Hearing said that Minto and his firm have reputations of working with communities. “We’ll be true to our word,” he said. “I think there’s a lot more we can find in common working together.”
Hearing offered to return to an ALA meeting any time they desired, and they invited him back to the December meeting for an update.
Highland Dunes — Ken Tuma with Urban Design Kilday Studios gave a presentation on Highland Dunes, a 1,200-acre site west of Seminole Pratt Whitney Road where 2,000 homes had been approved in 2006.
Tuma said the property has a land use designation that allows two units per acre. The current amendment request pending before the Palm Beach County Commission is to change the land use from residential transitional to a planned unit development. The request is for 1,200 single-family homes, 628 single-family zero-lot-line homes and 120 townhomes.
The site has a 5.6-acre retail commercial parcel consistent with its earlier approval, to be a maximum of 50,000 square feet. There is a 24.2-acre public/civic site potentially for a park, dedicated to Palm Beach County. To the west of the civic site is a 15-acre elementary school site that will be dedicated to the Palm Beach County School District.
Tuma said a large berm along the west side of the site also will be a landscaped hiking and equestrian trail. The plan also has 500 acres of open space, 96 acres of lakes, 17.7 acres of public trails and a private 13-acre recreation space. There will also be a hiking trail around the entire property, he said.
Tuma said the plan is very similar to the original plan submitted in 2006. The project was about to get underway when the housing bubble burst.
Tuma added that the property was given zoning to allow two units per acre in 2004 with conditions that included a maximum of 2,000 units, that it would make connections to Okeechobee Blvd. to the north and Southern Blvd. to the south, and that the site could not be annexed into a municipality.
In 2008, tentative developer Lennar dropped out of the project and owner Palm Beach Aggregates got the land back. The land use was reverted to residential transitional to allow a tree farm on the property.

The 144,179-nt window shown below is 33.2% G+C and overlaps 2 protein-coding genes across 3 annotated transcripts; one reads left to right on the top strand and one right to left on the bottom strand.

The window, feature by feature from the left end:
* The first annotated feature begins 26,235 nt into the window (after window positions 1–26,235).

“That was the recession of 2008,” Tuma said. “Here we are in 2013 and all the conditions of the land use have been met.”
The site was set for county approval last month, but was delayed 30 days to give interested parties the opportunity to study the plan.
Acreage resident Anne Kuhl asked about plans for the future extension of Okeechobee Blvd., and Tuma said the county is requiring them to have an ingress-egress there, although it is not required to improve the road.
ALA Board Member Mike Erickson said he felt the proposed development was out of character with the community.
“I know you have legal rights and everything, but this discussion should have really been in land use in 2005,” he said. “I would just hope you try to minimize those impacts. I hope Okeechobee doesn’t go through to you. I hope all the traffic stays on Southern.”
Erickson made a motion to oppose the project due to traffic concerns, lack of character with the community, lack of infrastructure and contribution to urban sprawl. It carried 20-0.
Seminole Orange — Brian Terry with Land Design South reported on plans for a large-scale land-use amendment for the Seminole Orange property next to Walgreens.
“What we’re really trying to do is modify the text of a couple of conditions,” Terry said.
The developer recently applied for an amendment to allow a McDonald’s restaurant, which should begin construction soon.
“The amendment that we’re proposing to do, there is a condition that requires a pedestrian plaza on the site,” Terry said. “This discussion came up when we were talking about the McDonald’s itself. Right now, it says it has to be one single pedestrian plaza. The reality of the situation is as we were working with the potential tenants to configure the remaining parcels of land, we’d like the possibility of trying to break that into multiple smaller pedestrian areas. It will be more intimate and specific to the users that will be there.”
Another change asks for the use of pavement in the rear portion of the parking lot, rather than pervious pavers, which Terry said are not necessary for the development to meet its drainage requirements, and the pavement will add to the resilience of the project.